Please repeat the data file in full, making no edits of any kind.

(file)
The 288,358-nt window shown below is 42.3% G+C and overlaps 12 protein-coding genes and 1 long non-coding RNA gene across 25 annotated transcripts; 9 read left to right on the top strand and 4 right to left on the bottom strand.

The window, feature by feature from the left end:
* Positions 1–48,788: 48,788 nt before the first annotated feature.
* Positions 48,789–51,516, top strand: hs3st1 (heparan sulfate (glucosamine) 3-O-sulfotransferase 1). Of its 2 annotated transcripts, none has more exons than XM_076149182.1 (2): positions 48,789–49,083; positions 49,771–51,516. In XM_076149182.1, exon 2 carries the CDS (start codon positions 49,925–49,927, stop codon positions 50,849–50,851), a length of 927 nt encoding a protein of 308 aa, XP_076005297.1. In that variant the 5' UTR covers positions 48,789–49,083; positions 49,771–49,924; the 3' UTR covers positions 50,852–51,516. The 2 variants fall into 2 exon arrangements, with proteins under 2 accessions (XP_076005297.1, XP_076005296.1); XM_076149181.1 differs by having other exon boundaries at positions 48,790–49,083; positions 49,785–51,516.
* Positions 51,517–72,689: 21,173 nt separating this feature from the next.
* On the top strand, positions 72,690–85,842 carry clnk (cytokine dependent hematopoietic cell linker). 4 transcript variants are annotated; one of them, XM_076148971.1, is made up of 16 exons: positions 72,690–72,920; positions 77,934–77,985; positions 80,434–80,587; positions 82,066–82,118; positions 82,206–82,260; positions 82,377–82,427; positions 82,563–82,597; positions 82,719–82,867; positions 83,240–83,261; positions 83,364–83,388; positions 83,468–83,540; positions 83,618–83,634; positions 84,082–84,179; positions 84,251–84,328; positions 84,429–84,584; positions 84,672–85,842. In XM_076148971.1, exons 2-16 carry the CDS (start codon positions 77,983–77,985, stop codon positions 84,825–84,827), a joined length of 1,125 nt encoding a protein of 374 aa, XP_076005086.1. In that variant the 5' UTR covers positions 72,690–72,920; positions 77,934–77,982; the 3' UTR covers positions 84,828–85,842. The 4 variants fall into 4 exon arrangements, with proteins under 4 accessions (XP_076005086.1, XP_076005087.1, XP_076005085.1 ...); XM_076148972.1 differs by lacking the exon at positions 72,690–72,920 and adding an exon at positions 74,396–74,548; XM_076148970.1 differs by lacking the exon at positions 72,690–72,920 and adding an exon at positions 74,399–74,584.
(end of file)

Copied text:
The 288,358-nt window shown below is 42.3% G+C and overlaps 12 protein-coding genes and 1 long non-coding RNA gene across 25 annotated transcripts; 9 read left to right on the top strand and 4 right to left on the bottom strand.

The window, feature by feature from the left end:
* Positions 1–48,788: 48,788 nt before the first annotated feature.
* Positions 48,789–51,516, top strand: hs3st1 (heparan sulfate (glucosamine) 3-O-sulfotransferase 1). Of its 2 annotated transcripts, none has more exons than XM_076149182.1 (2): positions 48,789–49,083; positions 49,771–51,516. In XM_076149182.1, exon 2 carries the CDS (start codon positions 49,925–49,927, stop codon positions 50,849–50,851), a length of 927 nt encoding a protein of 308 aa, XP_076005297.1. In that variant the 5' UTR covers positions 48,789–49,083; positions 49,771–49,924; the 3' UTR covers positions 50,852–51,516. The 2 variants fall into 2 exon arrangements, with proteins under 2 accessions (XP_076005297.1, XP_076005296.1); XM_076149181.1 differs by having other exon boundaries at positions 48,790–49,083; positions 49,785–51,516.
* Positions 51,517–72,689: 21,173 nt separating this feature from the next.
* On the top strand, positions 72,690–85,842 carry clnk (cytokine dependent hematopoietic cell linker). 4 transcript variants are annotated; one of them, XM_076148971.1, is made up of 16 exons: positions 72,690–72,920; positions 77,934–77,985; positions 80,434–80,587; positions 82,066–82,118; positions 82,206–82,260; positions 82,377–82,427; positions 82,563–82,597; positions 82,719–82,867; positions 83,240–83,261; positions 83,364–83,388; positions 83,468–83,540; positions 83,618–83,634; positions 84,082–84,179; positions 84,251–84,328; positions 84,429–84,584; positions 84,672–85,842. In XM_076148971.1, exons 2-16 carry the CDS (start codon positions 77,983–77,985, stop codon positions 84,825–84,827), a joined length of 1,125 nt encoding a protein of 374 aa, XP_076005086.1. In that variant the 5' UTR covers positions 72,690–72,920; positions 77,934–77,982; the 3' UTR covers positions 84,828–85,842. The 4 variants fall into 4 exon arrangements, with proteins under 4 accessions (XP_076005086.1, XP_076005087.1, XP_076005085.1 ...); XM_076148972.1 differs by lacking the exon at positions 72,690–72,920 and adding an exon at positions 74,396–74,548; XM_076148970.1 differs by lacking the exon at positions 72,690–72,920 and adding an exon at positions 74,399–74,584.